Fanny Hill (Memoirs of a Woman of Pleasure) by John Cleland
Flowers For Algernon by Daniel Keyes
Forever by Judy Blume
Grendel by John Champlin Gardner
Halloween ABC by Eve Merriam
Harry Potter and the Sorcerer’s Stone by J.K. Rowling
Harry Potter and the Chamber of Secrets by J.K. Rowling
Harry Potter and the Prizoner of Azkaban by J.K. Rowling
Harry Potter and the Goblet of Fire by J.K. Rowling
Have to Go by Robert Munsch
Heather Has Two Mommies by Leslea Newman
How to Eat Fried Worms by Thomas Rockwell
Huckleberry Finn by Mark Twain
I Know Why the Caged Bird Sings by Maya Angelou
Impressions edited by Jack Booth
In the Night Kitchen by Maurice Sendak
It’s Okay if You Don’t Love Me by Norma Klein
James and the Giant Peach by Roald Dahl
Lady Chatterley’s Lover by D.H. Lawrence
Leaves of Grass by Walt Whitman
Little Red Riding Hood by Jacob and Wilhelm Grimm
Lord of the Flies by William Golding
Love is One of the Choices by Norma Klein
Lysistrata by Aristophanes
More Scary Stories in the Dark by Alvin Schwartz
My Brother Sam Is Dead by James Lincoln Collier and Christopher Collier
My House by Nikki Giovanni
My Friend Flicka by Mary O’Hara
Night Chills by Dean Koontz
Of Mice and Men by John Steinbeck
On My Honor by Marion Dane Bauer
One Day in The Life of Ivan Denisovich by Alexander Solzhenitsyn
One Flew Over The Cuckoo’s Nest by Ken Kesey
One Hundred Years of Solitude by Gabriel Garcia Marquez
Ordinary People by Judith Guest
Our Bodies, Ourselves by Boston Women’s Health Collective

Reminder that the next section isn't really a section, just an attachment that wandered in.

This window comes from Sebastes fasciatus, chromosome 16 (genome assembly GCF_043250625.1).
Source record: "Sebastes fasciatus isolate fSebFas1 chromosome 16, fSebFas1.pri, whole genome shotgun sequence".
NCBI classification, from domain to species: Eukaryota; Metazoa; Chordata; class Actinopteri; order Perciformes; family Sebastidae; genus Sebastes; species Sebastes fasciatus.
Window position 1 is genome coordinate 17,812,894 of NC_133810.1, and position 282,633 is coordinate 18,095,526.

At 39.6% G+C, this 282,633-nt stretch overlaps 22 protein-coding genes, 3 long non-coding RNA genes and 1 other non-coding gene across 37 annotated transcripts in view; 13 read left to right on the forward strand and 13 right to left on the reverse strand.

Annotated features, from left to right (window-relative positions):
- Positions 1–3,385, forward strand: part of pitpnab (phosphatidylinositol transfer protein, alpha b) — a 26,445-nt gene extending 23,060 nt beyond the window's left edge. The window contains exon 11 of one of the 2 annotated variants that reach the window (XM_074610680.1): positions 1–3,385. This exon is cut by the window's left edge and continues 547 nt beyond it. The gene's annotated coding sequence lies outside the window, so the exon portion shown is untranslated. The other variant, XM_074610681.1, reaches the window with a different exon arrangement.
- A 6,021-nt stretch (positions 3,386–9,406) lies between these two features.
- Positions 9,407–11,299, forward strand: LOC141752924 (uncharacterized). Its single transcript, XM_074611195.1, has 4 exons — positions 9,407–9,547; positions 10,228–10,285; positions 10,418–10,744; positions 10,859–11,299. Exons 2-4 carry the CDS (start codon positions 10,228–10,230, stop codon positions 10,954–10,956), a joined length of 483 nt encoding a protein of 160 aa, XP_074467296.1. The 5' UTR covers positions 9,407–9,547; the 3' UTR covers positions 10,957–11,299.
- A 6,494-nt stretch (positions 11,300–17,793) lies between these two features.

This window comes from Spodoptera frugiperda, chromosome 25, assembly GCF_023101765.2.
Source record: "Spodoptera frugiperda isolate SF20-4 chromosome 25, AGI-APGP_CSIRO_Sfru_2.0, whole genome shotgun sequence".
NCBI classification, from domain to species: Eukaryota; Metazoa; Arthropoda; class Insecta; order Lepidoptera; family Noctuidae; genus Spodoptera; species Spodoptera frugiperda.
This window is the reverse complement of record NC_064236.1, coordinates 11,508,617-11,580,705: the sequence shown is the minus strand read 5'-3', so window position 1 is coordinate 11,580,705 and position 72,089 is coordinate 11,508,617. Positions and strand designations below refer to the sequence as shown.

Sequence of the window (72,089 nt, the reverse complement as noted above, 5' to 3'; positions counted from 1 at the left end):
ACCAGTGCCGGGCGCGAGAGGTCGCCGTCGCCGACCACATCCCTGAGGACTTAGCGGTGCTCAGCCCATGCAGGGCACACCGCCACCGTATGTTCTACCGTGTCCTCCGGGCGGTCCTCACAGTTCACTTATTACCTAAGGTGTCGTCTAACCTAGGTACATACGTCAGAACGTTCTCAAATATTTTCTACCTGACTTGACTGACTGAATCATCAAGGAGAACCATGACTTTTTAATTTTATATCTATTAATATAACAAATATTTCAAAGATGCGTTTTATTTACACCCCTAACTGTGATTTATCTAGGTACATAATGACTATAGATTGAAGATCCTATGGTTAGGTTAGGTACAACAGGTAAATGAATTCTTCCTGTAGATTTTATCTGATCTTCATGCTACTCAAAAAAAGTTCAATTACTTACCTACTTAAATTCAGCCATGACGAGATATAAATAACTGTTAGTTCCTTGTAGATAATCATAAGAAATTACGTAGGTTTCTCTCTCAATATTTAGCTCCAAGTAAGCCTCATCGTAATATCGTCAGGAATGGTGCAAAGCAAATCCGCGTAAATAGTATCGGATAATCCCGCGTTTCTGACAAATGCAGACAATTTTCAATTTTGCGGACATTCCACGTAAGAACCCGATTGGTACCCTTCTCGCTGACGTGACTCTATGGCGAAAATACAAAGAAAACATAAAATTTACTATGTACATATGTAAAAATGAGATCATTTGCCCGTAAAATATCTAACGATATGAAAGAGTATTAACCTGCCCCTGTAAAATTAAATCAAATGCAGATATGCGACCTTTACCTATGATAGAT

Prince of Tides by Pat Conroy
Revolting Rhymes by Roald Dahl
Scary Stories 3: More Tales to Chill Your Bones by Alvin Schwartz
Scary Stories in the Dark by Alvin Schwartz
Separate Peace by John Knowles
Silas Marner by George Eliot
Slaughterhouse-Five by Kurt Vonnegut, Jr.
Tarzan of the Apes by Edgar Rice Burroughs
The Adventures of Huckleberry Finn by Mark Twain
The Adventures of Tom Sawyer by Mark Twain
The Bastard by John Jakes
The Catcher in the Rye by J.D. Salinger
The Chocolate War by Robert Cormier
The Color Purple by Alice Walker
The Devil’s Alternative by Frederick Forsyth
The Figure in the Shadows by John Bellairs
The Grapes of Wrath by John Steinbeck
The Great Gilly Hopkins by Katherine Paterson
The Handmaid’s Tale by Margaret Atwood
The Headless Cupid by Zilpha Snyder
The Learning Tree by Gordon Parks
The Living Bible by William C. Bower
The Merchant of Venice by William Shakespeare
The New Teenage Body Book by Kathy McCoy and Charles Wibbelsman
The Pigman by Paul Zindel
The Seduction of Peter S. by Lawrence Sanders
The Shining by Stephen King
The Witches by Roald Dahl
The Witches of Worm by Zilpha Snyder
Then Again, Maybe I Won’t by Judy Blume
To Kill A Mockingbird by Harper Lee
Twelfth Night by William Shakespeare
Webster’s Ninth New Collegiate Dictionary by the Merriam-Webster Editorial Staff Witches, Pumpkins, and Grinning Ghosts: The Story of the Halloween Symbols by Edna Barth
Sarah Palin asked about the procedure for banning books, how the librarian would respond, and NO books were banned from the public library in Wasilla by Mayor Palin nor were any books banned from public libraries in Alaska by Governor Palin. No attempts to ban books from public libraries was ever attempted by anyone in the Palin administrations.
Document Central for the City of Wasilla, provides a PDF response to the banning issue emails which they have received recently. Click “City Documents - Recently Requested - Former Mayor Palin”, then click “Banned or Censured Books Response” PDF. Quipster quotes,
We at the City of Wasilla have received many emails and requests for information about “banned or censured” books at the Wasilla Library while former Mayor Palin was in office. We have no record of any books being banned or censured ever.Again, another bogus charge made by liberals to stir up fear over a non-issue, and event that never happened. We win, they lose, as Ronald Reagan once said.
The life of Indigo Red is full of adventure. Tune in next time for the Further Adventures of Indigo Red.